Monday, November 28, 2016

Thinking about Failure & Risk the Healthy Way

Previously we discussed the powerful impact that just being a little more logical about stress at work could have. We then looked at the law of attraction and at how this makes you far more successful over time as people look at you as the person who is calm and in control.

But why is this? Why is it that most people aren’t better able to control their emotions and stay calm? Why is ‘panic’ our default response?

The answer is that our emotions have evolved in a much more dangerous time than we live in today. We are naturally risk averse because that is the attitude that would have given us the best chance of survival out in the African Savannah.
Let’s say you see an animal on the horizon and you don’t know if it’s a cat or a lion. In the wild, it really wouldn’t make sense to treat the unknown as a cat. Rather, it makes much more sense to assume the worst and to run.
But today that’s just not the case. Today, the ‘worst case scenario’ is really not that bad and is certainly not severe enough to put you in physical risk. The worst case scenario is your boss shouting at you, or a short period of financial hardship.
Risk aversion then is what gives you your advantage once you can get over it and it’s what will help you to seem the calmest and to make the ‘brave’ decisions. At the same time, it can be very beneficial to apply a little cognitive restructuring in order to change the way you perceive risks and challenges more generally. Think of these as opportunities to learn and to grow, to become stronger, and to give life some interest and excitement. When you look at them like this, you’ll be able to thrive rather than collapse under pressure.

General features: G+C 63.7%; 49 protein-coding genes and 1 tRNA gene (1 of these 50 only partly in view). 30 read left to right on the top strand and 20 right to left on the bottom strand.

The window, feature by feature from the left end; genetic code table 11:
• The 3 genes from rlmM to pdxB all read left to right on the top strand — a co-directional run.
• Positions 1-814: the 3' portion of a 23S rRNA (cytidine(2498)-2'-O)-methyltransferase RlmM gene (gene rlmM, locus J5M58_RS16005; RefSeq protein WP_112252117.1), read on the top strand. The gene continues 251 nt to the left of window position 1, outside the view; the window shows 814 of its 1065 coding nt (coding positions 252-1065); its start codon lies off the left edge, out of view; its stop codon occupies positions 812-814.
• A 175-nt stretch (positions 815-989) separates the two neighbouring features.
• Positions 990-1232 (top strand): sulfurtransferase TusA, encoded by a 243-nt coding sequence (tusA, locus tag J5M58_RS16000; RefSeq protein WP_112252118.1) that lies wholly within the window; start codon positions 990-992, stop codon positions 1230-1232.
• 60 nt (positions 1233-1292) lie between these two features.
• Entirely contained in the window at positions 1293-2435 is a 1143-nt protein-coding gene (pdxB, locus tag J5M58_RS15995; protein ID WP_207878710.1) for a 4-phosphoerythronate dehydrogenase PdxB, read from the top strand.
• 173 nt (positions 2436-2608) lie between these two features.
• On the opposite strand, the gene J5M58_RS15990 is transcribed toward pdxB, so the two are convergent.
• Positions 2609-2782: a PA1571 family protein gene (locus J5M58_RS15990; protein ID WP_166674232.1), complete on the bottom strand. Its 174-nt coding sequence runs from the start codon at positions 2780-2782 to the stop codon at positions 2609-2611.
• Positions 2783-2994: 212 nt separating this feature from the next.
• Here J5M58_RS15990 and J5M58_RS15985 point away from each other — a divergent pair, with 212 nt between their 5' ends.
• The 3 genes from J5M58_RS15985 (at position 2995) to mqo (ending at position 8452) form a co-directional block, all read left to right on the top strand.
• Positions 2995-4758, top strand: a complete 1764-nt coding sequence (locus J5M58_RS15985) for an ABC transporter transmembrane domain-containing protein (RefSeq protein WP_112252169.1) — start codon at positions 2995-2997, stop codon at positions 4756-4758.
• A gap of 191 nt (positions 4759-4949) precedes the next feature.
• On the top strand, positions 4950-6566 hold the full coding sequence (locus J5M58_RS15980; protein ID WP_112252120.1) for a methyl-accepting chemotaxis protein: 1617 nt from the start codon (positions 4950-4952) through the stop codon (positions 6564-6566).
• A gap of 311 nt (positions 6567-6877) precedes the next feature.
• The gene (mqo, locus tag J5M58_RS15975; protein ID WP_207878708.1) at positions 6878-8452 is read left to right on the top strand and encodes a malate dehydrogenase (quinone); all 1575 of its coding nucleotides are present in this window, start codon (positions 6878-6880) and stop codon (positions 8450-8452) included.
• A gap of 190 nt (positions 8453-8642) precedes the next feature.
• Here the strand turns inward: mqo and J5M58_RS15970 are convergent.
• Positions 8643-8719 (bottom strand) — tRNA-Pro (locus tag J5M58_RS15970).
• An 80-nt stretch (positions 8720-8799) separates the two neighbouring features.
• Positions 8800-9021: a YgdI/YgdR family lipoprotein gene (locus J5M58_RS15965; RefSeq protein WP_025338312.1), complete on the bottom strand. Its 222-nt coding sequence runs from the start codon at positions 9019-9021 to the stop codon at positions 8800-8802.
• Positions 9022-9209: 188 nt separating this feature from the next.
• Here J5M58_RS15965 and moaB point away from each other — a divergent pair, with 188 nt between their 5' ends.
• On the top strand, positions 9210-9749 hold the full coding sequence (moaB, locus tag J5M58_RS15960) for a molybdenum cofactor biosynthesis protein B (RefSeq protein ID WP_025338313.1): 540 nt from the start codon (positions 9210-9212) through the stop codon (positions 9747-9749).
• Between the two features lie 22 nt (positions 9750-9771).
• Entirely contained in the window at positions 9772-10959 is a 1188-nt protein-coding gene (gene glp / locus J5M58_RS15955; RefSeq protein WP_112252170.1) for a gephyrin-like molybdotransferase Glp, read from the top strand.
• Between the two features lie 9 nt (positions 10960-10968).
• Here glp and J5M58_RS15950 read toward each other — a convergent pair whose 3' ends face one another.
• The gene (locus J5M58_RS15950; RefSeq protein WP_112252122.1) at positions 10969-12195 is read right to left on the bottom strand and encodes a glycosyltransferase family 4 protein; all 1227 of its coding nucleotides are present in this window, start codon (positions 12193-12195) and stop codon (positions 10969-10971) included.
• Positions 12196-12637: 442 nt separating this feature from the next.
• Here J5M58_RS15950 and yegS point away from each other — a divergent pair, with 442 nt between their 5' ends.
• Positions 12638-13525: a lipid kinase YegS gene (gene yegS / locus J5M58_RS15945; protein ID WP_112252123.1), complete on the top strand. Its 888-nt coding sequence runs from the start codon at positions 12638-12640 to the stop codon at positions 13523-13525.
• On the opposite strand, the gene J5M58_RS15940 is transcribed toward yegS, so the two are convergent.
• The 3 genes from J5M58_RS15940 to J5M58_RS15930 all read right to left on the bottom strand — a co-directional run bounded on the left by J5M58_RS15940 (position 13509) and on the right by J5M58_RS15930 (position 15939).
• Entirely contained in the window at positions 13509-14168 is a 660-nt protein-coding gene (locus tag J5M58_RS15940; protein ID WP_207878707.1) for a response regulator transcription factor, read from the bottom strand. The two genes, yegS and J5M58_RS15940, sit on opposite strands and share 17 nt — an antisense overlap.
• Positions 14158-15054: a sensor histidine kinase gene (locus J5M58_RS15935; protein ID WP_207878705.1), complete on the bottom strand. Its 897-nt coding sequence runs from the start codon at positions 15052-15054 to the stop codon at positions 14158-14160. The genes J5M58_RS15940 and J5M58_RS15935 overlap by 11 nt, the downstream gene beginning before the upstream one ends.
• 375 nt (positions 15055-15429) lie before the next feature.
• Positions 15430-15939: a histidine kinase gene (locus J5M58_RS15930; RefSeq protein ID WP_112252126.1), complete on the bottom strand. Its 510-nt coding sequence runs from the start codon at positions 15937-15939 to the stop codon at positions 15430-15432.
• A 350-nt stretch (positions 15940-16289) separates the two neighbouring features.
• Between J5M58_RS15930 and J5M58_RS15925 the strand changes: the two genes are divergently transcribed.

Very often, it’s taking risks to ask someone out, invest in money, quit your job and start your own business, propose to your partner… all these things that give life meaning and color. And even if they go wrong, at least you tried.

And if you don’t learn to perceive challenges this way? Then the stress will never go away. There’s always an underlying sense of stress because that’s human nature.

The hedonic treadmill is a state of perpetual discomfort that we all tend to fall back to, even when times are good. It’s what is believed to keep us working and trying but an unfortunate side effect is that we are never quite content and never able to really try anything bold and brave. The REAL risk is that we stay frozen by fear, or that we stayed weighed down by all the admin of everyday life. The real danger is that you stay doing the same job that you don’t enjoy every single day and that you never experience the contentment, the challenge or the beauty that life has to offer. That’s what you should be stressed about and you should use that to push you towards your goals – even when life is hard and life is stressful. As the old expression goes: it’s easier to ask for forgiveness than permission. There’s never a good time. So just bite the bullet and go for it! 
Next week we'll talk about going after what you want.

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